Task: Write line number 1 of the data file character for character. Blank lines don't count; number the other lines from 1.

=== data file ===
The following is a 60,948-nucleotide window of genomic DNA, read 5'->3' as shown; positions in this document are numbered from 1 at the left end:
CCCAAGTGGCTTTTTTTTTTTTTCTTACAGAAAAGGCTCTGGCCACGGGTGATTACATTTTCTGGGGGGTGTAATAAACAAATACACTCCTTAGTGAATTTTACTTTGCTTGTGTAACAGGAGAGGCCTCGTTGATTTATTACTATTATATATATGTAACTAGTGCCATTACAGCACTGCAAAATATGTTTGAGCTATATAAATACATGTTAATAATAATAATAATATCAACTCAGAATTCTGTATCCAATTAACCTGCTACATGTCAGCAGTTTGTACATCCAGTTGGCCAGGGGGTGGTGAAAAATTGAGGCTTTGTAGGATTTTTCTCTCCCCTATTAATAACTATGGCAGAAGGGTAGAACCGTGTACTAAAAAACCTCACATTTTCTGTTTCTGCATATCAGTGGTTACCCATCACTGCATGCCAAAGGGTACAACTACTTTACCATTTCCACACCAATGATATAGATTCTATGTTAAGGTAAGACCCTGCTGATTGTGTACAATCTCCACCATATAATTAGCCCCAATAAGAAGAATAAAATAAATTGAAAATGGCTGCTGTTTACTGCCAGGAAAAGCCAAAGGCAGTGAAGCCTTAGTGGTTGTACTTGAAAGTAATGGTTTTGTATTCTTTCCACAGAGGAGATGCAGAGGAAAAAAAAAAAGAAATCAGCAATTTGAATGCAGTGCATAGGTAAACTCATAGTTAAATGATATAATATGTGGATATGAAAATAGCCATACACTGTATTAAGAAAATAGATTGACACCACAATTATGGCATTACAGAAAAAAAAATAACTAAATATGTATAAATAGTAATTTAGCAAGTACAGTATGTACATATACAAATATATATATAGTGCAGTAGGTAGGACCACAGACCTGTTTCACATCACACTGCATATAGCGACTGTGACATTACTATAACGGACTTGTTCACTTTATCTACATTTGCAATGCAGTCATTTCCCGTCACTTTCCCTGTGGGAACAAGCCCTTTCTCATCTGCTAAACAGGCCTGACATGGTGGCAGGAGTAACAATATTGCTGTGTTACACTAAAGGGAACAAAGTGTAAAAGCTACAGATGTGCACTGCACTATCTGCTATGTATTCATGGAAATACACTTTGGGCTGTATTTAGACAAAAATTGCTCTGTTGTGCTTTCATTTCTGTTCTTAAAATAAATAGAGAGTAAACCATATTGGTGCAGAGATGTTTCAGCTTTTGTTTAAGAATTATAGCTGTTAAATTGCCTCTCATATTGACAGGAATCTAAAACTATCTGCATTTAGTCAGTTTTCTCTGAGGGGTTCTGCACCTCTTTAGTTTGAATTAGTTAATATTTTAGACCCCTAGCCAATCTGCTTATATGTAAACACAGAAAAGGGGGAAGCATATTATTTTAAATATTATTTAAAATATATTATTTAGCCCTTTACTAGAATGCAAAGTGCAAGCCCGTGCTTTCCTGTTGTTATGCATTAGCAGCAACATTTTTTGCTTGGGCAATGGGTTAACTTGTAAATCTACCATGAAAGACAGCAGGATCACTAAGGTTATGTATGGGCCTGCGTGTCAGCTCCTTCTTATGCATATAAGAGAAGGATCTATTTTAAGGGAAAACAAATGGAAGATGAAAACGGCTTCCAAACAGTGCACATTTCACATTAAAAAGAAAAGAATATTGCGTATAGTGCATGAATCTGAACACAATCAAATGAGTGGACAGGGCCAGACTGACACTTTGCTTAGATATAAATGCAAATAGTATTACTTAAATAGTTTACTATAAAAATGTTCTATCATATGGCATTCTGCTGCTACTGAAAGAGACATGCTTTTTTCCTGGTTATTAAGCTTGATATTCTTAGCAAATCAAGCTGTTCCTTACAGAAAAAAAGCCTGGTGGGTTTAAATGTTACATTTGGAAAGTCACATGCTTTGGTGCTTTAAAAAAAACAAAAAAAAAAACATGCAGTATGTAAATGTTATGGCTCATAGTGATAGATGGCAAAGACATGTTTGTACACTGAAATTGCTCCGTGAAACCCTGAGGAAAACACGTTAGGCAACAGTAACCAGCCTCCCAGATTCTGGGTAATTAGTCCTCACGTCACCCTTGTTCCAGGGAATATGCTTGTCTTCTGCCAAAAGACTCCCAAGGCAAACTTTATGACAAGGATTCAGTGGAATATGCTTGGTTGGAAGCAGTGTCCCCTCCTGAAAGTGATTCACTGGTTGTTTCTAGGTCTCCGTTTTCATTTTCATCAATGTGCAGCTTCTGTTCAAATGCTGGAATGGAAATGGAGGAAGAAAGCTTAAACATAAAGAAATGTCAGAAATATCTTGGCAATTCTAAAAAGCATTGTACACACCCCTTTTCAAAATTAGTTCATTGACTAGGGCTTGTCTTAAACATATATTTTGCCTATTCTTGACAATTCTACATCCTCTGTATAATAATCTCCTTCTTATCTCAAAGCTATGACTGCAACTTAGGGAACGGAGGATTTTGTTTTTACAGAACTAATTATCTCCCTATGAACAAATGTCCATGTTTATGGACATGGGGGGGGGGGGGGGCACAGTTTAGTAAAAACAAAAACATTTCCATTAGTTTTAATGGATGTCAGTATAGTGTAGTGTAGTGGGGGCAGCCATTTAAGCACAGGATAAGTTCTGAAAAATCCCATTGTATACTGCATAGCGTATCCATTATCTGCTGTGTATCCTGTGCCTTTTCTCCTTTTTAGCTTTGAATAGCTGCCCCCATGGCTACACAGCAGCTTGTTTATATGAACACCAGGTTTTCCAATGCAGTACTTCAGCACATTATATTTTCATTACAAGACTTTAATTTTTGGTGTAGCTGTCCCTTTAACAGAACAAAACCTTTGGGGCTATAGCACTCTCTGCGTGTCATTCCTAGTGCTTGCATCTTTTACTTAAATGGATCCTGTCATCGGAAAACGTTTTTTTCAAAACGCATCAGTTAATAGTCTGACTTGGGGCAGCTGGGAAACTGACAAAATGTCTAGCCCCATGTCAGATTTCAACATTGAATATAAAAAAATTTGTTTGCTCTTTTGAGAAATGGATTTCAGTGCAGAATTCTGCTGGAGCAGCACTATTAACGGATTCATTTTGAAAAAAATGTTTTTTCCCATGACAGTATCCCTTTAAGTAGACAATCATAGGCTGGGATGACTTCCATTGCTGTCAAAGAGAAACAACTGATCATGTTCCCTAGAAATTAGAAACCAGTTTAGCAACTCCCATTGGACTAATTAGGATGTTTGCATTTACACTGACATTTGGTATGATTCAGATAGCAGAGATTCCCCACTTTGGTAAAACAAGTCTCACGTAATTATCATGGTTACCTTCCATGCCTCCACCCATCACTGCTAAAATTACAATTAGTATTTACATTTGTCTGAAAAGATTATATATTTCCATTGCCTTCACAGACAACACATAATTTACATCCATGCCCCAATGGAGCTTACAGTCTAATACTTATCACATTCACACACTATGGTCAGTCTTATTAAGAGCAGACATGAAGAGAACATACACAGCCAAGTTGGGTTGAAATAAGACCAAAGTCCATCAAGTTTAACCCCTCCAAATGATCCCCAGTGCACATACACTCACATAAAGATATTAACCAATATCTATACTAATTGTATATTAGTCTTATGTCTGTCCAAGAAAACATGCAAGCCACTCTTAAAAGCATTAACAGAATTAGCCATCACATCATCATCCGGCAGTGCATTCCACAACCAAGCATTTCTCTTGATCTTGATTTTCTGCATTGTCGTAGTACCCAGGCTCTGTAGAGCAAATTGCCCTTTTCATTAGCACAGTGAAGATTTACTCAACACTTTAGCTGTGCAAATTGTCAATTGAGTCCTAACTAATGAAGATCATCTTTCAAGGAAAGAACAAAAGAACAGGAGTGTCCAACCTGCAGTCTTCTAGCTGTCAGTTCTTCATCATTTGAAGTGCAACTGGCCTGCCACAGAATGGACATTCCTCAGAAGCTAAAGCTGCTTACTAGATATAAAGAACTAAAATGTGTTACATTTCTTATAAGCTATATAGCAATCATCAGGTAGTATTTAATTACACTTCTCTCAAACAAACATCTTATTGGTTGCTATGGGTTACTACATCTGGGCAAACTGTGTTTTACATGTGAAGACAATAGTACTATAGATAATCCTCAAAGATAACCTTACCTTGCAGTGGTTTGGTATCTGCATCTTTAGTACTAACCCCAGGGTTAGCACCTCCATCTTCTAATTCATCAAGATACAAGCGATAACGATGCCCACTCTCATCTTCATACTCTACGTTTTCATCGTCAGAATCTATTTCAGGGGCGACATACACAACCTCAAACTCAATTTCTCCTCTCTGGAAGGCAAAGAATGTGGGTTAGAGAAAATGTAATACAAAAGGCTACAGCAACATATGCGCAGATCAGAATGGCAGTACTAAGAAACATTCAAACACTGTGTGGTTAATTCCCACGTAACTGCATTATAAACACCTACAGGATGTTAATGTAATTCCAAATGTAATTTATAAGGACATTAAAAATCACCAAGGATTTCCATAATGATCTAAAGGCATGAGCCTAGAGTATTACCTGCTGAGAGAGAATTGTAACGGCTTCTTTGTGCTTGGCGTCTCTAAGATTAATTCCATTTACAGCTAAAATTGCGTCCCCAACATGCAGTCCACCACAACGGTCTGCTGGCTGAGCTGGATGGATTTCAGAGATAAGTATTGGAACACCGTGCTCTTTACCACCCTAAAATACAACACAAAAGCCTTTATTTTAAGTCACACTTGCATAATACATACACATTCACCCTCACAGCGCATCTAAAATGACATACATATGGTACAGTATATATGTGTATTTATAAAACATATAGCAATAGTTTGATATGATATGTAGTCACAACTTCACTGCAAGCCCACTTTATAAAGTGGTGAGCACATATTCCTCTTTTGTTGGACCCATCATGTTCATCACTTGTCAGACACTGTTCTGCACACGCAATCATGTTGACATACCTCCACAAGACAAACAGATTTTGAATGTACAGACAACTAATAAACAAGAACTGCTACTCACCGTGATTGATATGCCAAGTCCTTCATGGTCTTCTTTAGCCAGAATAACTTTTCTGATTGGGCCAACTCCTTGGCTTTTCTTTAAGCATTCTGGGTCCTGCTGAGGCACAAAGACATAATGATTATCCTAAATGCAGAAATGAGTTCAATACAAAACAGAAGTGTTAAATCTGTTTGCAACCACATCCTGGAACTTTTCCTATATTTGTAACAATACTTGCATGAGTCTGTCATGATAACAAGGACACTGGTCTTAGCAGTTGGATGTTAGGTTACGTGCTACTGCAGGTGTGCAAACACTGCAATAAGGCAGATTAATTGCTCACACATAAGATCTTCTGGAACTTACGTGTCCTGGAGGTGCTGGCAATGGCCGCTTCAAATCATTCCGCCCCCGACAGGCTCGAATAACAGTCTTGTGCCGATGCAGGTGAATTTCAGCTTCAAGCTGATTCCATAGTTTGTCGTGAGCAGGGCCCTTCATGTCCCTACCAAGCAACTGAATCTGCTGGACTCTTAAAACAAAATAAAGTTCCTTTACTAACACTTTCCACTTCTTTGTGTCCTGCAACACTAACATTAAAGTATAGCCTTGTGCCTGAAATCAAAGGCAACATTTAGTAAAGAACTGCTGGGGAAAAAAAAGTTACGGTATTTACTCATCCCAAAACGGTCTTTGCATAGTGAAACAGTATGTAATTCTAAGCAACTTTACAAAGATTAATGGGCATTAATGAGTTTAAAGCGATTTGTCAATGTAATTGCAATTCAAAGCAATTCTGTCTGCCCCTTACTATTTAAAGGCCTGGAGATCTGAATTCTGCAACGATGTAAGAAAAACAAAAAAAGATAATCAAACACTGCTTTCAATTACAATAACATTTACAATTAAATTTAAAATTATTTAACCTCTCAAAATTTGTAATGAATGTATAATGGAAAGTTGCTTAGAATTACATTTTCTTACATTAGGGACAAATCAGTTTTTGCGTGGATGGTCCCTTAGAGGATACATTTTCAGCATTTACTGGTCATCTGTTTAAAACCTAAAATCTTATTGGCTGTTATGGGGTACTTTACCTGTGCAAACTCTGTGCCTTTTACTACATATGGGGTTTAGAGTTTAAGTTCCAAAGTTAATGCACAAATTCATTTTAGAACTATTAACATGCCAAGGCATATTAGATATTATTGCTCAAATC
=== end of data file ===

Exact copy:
The following is a 60,948-nucleotide window of genomic DNA, read 5'->3' as shown; positions in this document are numbered from 1 at the left end: